The Spanish Ambassador to the United States, Ramón Gil-Casares Satrústegui, talked to Georgetown MBA students on Thursday, January 21, in preparation for their weeklong Global Business Experience in Spain. Gil-Casares shared thoughts on Spain's diplomatic perspective, the 2008 economic crash, and how the recession affected Spain’s economy, unemployment rate, and overall political stability.
Gil-Casares, a native of Madrid, joined the Spanish Foreign Service before being appointed Deputy Director General of Cooperatives at the Spanish Institute for Development Cooperation in 1990. Six years later, he was named director of the International Security Department in Prime Minister José María Aznar’s cabinet and later served as secretary of the Foreign Policy Council, a body formed to coordinate the activities of different ministries and agencies abroad. He was appointed Secretary of State for Foreign Affairs from 2002 to 2004 and has served as the ambassador to South Africa.
Through his political and economic journey, Gil-Casares’ talk gave greater insight to students who will embark on their own business ventures in Spain through the required Global Business Experience (GBE) capstone class. The GBE is a week-long consulting project in early March where students have the opportunity to work closely with foreign business leaders and sharpen skills learned through Georgetown’s MBA Program. Students had the option of choosing one of six cities for their projects: São Paulo, Barcelona, Madrid, Mumbai, Hong Kong, and Abu Dhabi.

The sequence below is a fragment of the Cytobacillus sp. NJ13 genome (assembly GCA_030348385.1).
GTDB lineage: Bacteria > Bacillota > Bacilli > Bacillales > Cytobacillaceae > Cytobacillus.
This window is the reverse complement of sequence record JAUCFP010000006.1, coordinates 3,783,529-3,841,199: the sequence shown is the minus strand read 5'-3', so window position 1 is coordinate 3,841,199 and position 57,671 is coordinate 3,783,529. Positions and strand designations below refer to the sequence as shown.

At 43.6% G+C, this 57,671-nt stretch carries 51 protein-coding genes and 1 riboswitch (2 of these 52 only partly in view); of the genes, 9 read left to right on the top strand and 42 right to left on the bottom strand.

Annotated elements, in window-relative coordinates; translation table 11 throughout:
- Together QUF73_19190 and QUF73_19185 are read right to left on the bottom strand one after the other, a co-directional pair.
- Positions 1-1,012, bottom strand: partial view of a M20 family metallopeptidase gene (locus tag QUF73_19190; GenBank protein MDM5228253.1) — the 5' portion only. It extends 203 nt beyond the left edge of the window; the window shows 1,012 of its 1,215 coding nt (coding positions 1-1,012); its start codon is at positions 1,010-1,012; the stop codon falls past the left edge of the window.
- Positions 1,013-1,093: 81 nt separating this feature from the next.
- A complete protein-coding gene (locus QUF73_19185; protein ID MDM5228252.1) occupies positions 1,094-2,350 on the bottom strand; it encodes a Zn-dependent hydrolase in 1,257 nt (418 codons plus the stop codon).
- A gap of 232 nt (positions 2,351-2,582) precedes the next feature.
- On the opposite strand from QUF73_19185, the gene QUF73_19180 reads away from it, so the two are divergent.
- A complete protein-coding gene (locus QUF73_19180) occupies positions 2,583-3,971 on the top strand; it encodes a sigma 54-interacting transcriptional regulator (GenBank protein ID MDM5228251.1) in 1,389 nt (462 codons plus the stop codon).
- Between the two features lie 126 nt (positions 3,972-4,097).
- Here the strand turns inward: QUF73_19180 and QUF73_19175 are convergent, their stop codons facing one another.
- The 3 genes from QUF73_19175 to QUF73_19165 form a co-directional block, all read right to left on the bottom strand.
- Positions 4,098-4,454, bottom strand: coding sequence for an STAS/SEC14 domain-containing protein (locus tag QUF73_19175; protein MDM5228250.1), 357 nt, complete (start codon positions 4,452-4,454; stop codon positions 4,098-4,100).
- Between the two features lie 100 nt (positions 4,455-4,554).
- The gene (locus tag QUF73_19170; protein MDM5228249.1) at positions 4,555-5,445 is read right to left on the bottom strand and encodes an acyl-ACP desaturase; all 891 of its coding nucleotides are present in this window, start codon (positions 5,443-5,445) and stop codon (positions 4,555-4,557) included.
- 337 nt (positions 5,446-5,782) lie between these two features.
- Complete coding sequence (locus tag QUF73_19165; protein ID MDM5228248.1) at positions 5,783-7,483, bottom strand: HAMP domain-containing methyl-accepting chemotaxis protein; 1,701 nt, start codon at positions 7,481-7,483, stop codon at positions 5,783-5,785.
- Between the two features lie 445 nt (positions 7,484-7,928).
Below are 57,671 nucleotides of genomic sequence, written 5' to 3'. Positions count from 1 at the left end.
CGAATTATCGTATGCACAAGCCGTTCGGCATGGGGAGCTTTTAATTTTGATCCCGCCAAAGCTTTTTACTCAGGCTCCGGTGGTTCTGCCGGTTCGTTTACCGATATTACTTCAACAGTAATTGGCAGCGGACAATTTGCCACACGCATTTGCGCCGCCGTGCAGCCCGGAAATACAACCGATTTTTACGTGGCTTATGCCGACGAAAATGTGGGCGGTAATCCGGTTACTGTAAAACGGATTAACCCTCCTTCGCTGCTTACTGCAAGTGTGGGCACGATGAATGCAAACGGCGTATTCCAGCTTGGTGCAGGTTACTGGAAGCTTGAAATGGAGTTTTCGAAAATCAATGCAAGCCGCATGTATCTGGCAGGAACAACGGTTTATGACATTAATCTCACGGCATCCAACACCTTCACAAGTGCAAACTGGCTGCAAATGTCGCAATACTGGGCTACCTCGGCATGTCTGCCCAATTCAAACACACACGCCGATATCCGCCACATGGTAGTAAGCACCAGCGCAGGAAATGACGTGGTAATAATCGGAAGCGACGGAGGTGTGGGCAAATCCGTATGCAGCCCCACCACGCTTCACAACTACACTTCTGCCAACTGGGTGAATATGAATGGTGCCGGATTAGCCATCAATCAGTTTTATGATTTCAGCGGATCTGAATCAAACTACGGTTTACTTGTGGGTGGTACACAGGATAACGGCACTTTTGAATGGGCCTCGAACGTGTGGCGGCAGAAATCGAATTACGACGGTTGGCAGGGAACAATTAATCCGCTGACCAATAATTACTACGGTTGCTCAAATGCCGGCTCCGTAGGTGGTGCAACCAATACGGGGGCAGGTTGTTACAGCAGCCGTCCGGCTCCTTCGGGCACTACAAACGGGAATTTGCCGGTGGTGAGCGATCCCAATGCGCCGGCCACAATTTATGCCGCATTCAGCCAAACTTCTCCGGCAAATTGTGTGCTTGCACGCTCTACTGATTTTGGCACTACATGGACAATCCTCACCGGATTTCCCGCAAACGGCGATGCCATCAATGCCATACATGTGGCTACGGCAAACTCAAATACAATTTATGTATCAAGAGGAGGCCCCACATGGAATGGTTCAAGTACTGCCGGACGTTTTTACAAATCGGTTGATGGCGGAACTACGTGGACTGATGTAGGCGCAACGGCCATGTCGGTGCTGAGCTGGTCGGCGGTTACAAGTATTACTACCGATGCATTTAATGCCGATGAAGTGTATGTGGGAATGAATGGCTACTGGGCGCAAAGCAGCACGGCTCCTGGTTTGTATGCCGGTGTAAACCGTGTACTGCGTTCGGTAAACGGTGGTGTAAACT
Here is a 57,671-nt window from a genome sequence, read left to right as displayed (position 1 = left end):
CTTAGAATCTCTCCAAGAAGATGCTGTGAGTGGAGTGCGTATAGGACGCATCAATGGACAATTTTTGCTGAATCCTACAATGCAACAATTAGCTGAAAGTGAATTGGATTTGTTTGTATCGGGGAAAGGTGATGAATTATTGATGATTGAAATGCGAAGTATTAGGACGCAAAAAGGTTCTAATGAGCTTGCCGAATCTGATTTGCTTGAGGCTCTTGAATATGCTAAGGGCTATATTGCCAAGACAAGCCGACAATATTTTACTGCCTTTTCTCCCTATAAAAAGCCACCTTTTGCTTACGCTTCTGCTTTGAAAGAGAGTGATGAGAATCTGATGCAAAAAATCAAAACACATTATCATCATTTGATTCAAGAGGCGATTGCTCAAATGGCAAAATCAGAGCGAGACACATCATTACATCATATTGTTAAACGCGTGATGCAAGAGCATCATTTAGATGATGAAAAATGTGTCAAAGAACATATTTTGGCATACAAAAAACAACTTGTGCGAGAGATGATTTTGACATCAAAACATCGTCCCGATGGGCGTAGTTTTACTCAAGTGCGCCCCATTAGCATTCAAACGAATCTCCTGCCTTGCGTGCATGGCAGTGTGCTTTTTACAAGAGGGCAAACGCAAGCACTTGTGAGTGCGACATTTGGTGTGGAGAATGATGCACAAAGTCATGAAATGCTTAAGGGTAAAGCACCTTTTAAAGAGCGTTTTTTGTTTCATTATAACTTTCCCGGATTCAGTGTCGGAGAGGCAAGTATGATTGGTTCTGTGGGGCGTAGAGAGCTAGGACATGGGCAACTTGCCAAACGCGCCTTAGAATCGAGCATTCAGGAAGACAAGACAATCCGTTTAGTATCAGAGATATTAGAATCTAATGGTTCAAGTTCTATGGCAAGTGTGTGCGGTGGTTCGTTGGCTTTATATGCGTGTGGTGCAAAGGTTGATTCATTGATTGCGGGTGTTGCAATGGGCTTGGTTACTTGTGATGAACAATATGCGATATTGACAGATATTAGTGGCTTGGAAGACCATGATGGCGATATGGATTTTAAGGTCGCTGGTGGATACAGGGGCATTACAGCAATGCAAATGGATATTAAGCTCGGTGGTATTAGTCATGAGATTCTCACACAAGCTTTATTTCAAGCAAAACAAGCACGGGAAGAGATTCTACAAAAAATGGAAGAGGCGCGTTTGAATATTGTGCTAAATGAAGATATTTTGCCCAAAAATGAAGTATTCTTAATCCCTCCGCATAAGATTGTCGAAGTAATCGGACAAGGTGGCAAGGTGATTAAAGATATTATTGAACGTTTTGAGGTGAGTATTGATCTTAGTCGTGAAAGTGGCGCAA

Daniel Emerson, a full-time, 2nd year MBA student, chose Barcelona due to familial ties, as well the opportunity to experience the city with his classmates.
“I’m Cuban and have family who now live in Spain, so I thought this would be the perfect opportunity to go back,” he said. “It’s really great how Georgetown provides us with speakers [like the ambassador] to prepare us for the project. This was the second speaker we’ve had in a series that goes on the entire semester. Last week, four prominent Spanish businessmen provided an overview of the economy and how businesses function. It’s been a really great opportunity to learn more about the politics and broader economy in Spain.”
Gil-Casares touched on three measures that have helped restore Spain’s economy since the crash, including changes to labor market regulations, financial sector reform, and consolidation of public finances. The ambassador also answered questions from students, providing his take on the political instability of Spain’s Catalan region, as well as the looming presence of states threatening to leave the European Union.
“I thought it was really interesting to hear [the ambassador] speak on the issue of Catalan independence. That’s something that isn’t widely discussed, but I think one of the benefits of Georgetown is we take a look at not only the business perspectives, but also a lot of the regulatory implications of things going on around the world,” Emerson noted.
Yet, through all of the economic and political unrest the country has faced, the ambassador concluded with a message of hope.
“Spain has gone through a very difficult time,” he said. “Unemployment is still high, and jobs are still difficult to come by; however, in terms of policy, the progress of reforms has laid the ground for stability and growth. We need to persevere in the battle of unemployment and obtain sustainable development. People often forget about the efforts and reforms that we have made, and I want to remind you of that. When you go to Spain, think about where we were four years ago and where we are right now.”